SHOREWOOD, WI — A private COVID-19 testing site in Shorewood and hundreds more locations like it across the nation will continue to be shuttered as investigations into their parent company, Center For Covid Control, continue.
Federal agents searched the company's headquarters in Rolling Meadows, Illinois on Saturday, according to reports. A spokesperson for the FBI's Chicago office told USA Today they were conducting court-authorized law enforcement activity.
NBC News reported federal records show the company has billed over $120 million to the federal government for testing people without insurance.
On Jan. 13, after complaints filed in from people who took the company's tests, and some states began investigations into the company, the company announced it will halt operations across all locations until Jan. 22 to allow for further staff training.
On Jan. 20, two days before Center for Covid Control initially said it would resume operations, the company announced the closure across its 300 locations will be extended until further notice. Alongside the announcement, the company said any location that is conducting business can be reported to them via email.
The people who are listed as owning or managing the broader Center For Covid Control company, Akbar Syed and Aleya Siyaj, have come under scrutiny after purchasing luxury vehicles and a mansion, USA Today reported.
The Minnesota Attorney General filed a lawsuit on Jan. 19 against Center for Covid Control, LLC and Doctors Clinical Laboratory, Inc. The lawsuit charges the companies with false advertising, deceptive trading practices and violation of the Minnesota state consumer fraud active.
According to the Minnesota Attorney General's office, former employees of the company said they found samples in bags that were well over 48 hours old. Investigators said management told employees to lie by telling customers their tests were negative or inconclusive when really samples were not even tested in the first place.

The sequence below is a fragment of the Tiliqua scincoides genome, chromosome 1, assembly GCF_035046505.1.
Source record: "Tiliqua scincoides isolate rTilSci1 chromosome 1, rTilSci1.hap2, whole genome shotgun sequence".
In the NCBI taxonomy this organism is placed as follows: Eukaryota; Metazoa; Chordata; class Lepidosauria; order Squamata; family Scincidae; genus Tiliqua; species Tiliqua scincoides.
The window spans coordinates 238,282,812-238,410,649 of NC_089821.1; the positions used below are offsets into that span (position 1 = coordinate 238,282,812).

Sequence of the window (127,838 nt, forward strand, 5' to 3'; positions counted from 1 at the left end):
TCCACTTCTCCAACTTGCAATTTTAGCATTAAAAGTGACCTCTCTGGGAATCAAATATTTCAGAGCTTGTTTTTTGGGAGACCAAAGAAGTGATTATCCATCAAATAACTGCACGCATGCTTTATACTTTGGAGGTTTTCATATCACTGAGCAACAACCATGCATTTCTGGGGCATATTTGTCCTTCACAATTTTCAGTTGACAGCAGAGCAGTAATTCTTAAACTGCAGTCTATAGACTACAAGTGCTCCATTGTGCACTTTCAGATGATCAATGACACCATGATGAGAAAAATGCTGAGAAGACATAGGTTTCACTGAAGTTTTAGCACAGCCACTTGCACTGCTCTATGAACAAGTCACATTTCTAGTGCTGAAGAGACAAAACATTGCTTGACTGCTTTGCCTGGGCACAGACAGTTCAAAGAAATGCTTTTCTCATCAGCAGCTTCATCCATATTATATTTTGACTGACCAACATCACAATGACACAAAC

Complaints found online have not specified the Shorewood location, although cautions and concerns have surfaced in other parts of Wisconsin.
At the 2223 East Capitol Drive site on Jan. 11, before the closures, a sign could be seen in the window saying it is only offering rapid tests. A large banner appeared in the window with the company name.
The make-shift facility was marked by a lack of decor, empty floor space, and empty red interior walls. The site appeared to be staffed by two employees.
As they arrived, test-takers were instructed to take a bag containing a small vial and a nasal swab from a central table and to sit at a TV dinner tray nearby. Staff directed test-takers as a group to swab both nostrils five times each, and to then stir the swab in the vial of liquid at least 20 times. Test results were sent to one Patch reporter within an hour of taking the test.
On Monday, the prominent sign advertising "Center for COVID Control" could not be seen in the storefront's window, but from outside, testing supplies appeared to still be inhabiting the interior of the building.
At one point, the company appeared to be advertising options to open a test site on its website. The location, centerforcovidcontrol.org/coming-soon which has since been blocked with a password, was accessed by Patch on Jan. 14. It reads:
"Are you interested in opening up a testing site? Welcome to our onboarding department!"
It then listed contact information.
"Please be patient as we process all requests. We are excited to have you on board!"
Center For Covid Control via email declined to comment on further questions from Patch about the advertised "onboarding" options. Patch reached out again via email on Monday.
While the company advertised several sites across the Milwaukee area on its website before scrutiny and investigations took off, none of them appeared in the Wisconsin Department of Health Services' official list of community COVID-19 testing sites.
A spokesperson for the Wisconsin Department of Health Services told Patch via email "DHS researches each inquiry or complaint regarding COVID-19 provider testing or billing practices that do not align with current policies."
"We conduct outreach to providers to investigate each situation as appropriate. That includes education about current policies and regulations and any next steps required by the provider and/or DHS."
The agency spokesperson said the DHS was unable to comment on specific allegations, complaints or investigations.
Patch reached out to the Wisconsin Department of Justice for comment.
Patch Editors Ethan Duran and William Bornhoft contributed to this report.